The same can be said about clubs. It doesn’t make so much sense playing continually against the same opponents, especially considering their low technical level.
At international level, OFC club teams can prove themselves only at the Club World Cup, where they often have to face off some of the strongest Asian teams in an uneven and difficult play-off.
It’s by far more useful that these teams play with a certain regularity at improved standards, and not just once a year. And getting the chance to play clubs like Kelantan, Nagoya, Arema or Seongnam, despite they’re not Barcelona or Manchester United, would already be an enormous step forward to the right direction.
Oceanian football would heavily improve in many different aspects, from the growth of young players to a more professional management of societies. A technical development which groups any side of football both on and off the pitch must be considered the turning point around which all the the others would subsequently rotate.
4.The economical aspect
As football is considerably expanding as a worldwide multi-million market, the economical aspect is a hugely relevant part of the game. The Oceania Football Confederation actually lives of funds coming from sponsors and partnerships with other federations (the FA of England, the Australian FFA), and recently some drawbacks from Oceania’s football governing body showed how much they need to find a solid business stability in order of avoiding to affect the game in the continent. For example, OFC general secretary Tai Nicholas in September revealed that OFC couldn’t provide the broadcast of the 2014 World Cup qualifiers across the continent as it would have meant a cost of USD 140,000 for OFC TV, the confederation’s production unit, despite tv broadcasters from Tahiti and New Caledonia had already bought the rights. “We have to operate financially and be prudent with our funds and OFC TV was facing a USD 140,000 loss in the live production. This does not make good business sense and it would have been irresponsible of us to proceed any further,” he declared. “We apologize for the situation but there are high costs involved and great difficulties logistically in the production of such matches with games played across four countries within a few days of each other.”
Surely in Asia it would be extremely unlikely to face another situation like this, especially for matches such as the World Cup qualifiers.
And inevitably, the local federations of the Pacific nations can’t afford the costs of the organization of friendly matches at the current state of things.
All of us know how necessary is money in sports today, and for an upgrade of football in Oceania is indispensable a parallel economic improvement.
5.The passion of fans
In some Oceanian countries, like the Solomon Islands and Vanuatu, football is considered the national sport, it’s widely played and gets thousands of followers. Local fans deserve to see their dreams come true one day, like watching their national team winning a once-in-a-lifetime match. And if you question the real existence of the passion for the game, just think that more than 10,000 fans watched the 2011 South Pacific Games final in New Caledonia, or that over 22,000 people came out to witness the Solomon Islands securing a 2-0 win against Tahiti in their first match of the 2014 FIFA World Cup qualification games.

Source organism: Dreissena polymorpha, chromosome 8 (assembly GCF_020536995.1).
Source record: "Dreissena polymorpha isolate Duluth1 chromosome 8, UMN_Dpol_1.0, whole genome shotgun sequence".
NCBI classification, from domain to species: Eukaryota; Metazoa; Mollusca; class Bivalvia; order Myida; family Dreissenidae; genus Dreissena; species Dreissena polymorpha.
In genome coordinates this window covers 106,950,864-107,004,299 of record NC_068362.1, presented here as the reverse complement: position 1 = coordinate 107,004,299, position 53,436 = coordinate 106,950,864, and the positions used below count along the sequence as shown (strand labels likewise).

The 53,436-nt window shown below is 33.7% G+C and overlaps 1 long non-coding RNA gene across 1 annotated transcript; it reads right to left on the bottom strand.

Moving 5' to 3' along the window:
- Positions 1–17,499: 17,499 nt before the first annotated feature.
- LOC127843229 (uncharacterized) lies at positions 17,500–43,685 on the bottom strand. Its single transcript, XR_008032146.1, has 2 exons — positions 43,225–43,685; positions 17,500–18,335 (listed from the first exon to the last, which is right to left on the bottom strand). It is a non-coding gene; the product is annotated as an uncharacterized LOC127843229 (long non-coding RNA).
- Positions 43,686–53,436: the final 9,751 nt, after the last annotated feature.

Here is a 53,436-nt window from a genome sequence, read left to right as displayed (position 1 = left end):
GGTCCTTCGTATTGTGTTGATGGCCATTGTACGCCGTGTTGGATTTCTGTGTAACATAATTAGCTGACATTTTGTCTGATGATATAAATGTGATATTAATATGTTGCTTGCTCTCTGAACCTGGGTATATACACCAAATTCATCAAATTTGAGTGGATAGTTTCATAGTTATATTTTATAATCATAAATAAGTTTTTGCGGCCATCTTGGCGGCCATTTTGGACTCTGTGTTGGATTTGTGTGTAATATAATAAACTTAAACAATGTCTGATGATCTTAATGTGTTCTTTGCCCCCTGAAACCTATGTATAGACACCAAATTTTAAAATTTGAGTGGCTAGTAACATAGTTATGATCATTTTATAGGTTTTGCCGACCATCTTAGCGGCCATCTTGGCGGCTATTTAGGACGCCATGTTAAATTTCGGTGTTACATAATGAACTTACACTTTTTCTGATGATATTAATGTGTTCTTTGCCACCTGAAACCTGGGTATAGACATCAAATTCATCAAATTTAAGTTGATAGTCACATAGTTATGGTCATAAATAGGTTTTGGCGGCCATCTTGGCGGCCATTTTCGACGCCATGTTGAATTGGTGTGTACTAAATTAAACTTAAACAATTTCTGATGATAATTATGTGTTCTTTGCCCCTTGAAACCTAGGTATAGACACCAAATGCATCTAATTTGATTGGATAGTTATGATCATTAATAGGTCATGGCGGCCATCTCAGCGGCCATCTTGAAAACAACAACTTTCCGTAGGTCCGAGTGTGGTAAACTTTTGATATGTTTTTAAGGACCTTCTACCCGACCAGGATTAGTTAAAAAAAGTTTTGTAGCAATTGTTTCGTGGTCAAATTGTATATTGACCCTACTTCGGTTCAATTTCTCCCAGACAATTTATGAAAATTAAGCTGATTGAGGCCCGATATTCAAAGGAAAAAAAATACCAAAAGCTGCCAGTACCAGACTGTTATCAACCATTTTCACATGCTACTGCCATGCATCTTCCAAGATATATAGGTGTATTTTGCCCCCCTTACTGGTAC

6.The chance of playing regularly
Factors like excessive costs and a lack of interest from international mass media contribute to positioning football at the lowest levels of the continental sports hierarchy. So we don’t have to be surprised if we discover that most of Oceanian countries play some international games just once every four years, during the South Pacific Games or the WC qualifiers, when these two tournaments don’t coincide, reducing even more the number of games that every country plays. And without any game time, improving is a titanic task-
7.A greater visibility
Let’s imagine that Indonesia and Papua New Guinea, two bordering countries, organize a friendly match. The Guineans, apart from playing a kind of derby with their Asiatic neighbours, would receive attention from an entire footballing nation like Indonesia, which counts more than 200 millions people. It would be a completely different new situation, as their opponents usually don’t number even 100,000 people among them (American Samoa, Tuvalu and so on).
And also national talents would take advantage of the visibility that Asian football guarantees, for not getting snobbed just reading their provenance on their identity cards. Because unfortunately it’s so difficult to find a player good enough for professional football on the Pacific islands that we shouldn’t be shocked to see things like these happening.
8.New Zealand: the British style in Asia
Not only the OFC would take advantage from an association with its Asian counterpart but also the AFC could improve a lot with a theoretical entrance of New Zealand, whose football’s impressively improved in recent years. Not only the All Whites shocked the world with their unbeaten run at the last World Cup, but also the youth national teams have shown glimpses of class, demonstrated by prowesses of high-promising talents with the likes of Leicester City’s Chris Wood, who has scored 13 goals so far in the Championship, and the labelled ‘KiwiMessi’ Marco Rojas, who is literally ripping up his opponents in the A-League.
A team who is based on a typical Britannic physicity with a huge amount of quality emerging: a more than interesting calling card for New Zealand.